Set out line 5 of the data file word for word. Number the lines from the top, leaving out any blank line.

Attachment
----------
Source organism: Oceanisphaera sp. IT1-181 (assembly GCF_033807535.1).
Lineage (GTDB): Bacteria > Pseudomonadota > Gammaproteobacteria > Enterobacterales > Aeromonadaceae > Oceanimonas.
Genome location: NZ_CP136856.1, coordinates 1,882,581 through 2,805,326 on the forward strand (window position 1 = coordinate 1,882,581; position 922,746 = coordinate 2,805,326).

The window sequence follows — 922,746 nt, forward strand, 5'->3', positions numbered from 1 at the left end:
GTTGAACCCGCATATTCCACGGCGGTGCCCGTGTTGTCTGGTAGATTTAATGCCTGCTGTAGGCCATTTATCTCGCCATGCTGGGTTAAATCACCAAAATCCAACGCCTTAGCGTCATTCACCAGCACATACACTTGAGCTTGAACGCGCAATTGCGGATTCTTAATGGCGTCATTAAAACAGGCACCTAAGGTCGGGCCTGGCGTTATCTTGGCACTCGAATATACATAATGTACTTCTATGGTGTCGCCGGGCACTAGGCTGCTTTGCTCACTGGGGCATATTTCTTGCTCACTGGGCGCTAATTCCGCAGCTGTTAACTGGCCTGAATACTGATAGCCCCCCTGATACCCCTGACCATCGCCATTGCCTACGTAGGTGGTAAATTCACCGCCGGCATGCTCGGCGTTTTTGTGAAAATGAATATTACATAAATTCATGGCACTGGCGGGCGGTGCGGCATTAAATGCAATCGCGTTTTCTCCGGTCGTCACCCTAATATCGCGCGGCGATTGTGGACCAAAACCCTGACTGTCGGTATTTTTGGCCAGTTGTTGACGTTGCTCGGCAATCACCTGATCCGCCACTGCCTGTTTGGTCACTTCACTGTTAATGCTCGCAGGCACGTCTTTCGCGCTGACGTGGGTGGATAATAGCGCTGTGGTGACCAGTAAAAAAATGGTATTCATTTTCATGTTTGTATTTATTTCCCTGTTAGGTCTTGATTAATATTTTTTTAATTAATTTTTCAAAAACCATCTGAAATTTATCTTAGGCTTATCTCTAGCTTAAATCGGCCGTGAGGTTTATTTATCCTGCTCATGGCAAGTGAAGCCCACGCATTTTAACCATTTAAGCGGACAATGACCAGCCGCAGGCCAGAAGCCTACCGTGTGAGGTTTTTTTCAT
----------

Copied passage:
GTTGAACCCGCATATTCCACGGCGGTGCCCGTGTTGTCTGGTAGATTTAATGCCTGCTGTAGGCCATTTATCTCGCCATGCTGGGTTAAATCACCAAAATCCAACGCCTTAGCGTCATTCACCAGCACATACACTTGAGCTTGAACGCGCAATTGCGGATTCTTAATGGCGTCATTAAAACAGGCACCTAAGGTCGGGCCTGGCGTTATCTTGGCACTCGAATATACATAATGTACTTCTATGGTGTCGCCGGGCACTAGGCTGCTTTGCTCACTGGGGCATATTTCTTGCTCACTGGGCGCTAATTCCGCAGCTGTTAACTGGCCTGAATACTGATAGCCCCCCTGATACCCCTGACCATCGCCATTGCCTACGTAGGTGGTAAATTCACCGCCGGCATGCTCGGCGTTTTTGTGAAAATGAATATTACATAAATTCATGGCACTGGCGGGCGGTGCGGCATTAAATGCAATCGCGTTTTCTCCGGTCGTCACCCTAATATCGCGCGGCGATTGTGGACCAAAACCCTGACTGTCGGTATTTTTGGCCAGTTGTTGACGTTGCTCGGCAATCACCTGATCCGCCACTGCCTGTTTGGTCACTTCACTGTTAATGCTCGCAGGCACGTCTTTCGCGCTGACGTGGGTGGATAATAGCGCTGTGGTGACCAGTAAAAAAATGGTATTCATTTTCATGTTTGTATTTATTTCCCTGTTAGGTCTTGATTAATATTTTTTTAATTAATTTTTCAAAAACCATCTGAAATTTATCTTAGGCTTATCTCTAGCTTAAATCGGCCGTGAGGTTTATTTATCCTGCTCATGGCAAGTGAAGCCCACGCATTTTAACCATTTAAGCGGACAATGACCAGCCGCAGGCCAGAAGCCTACCGTGTGAGGTTTTTTTCAT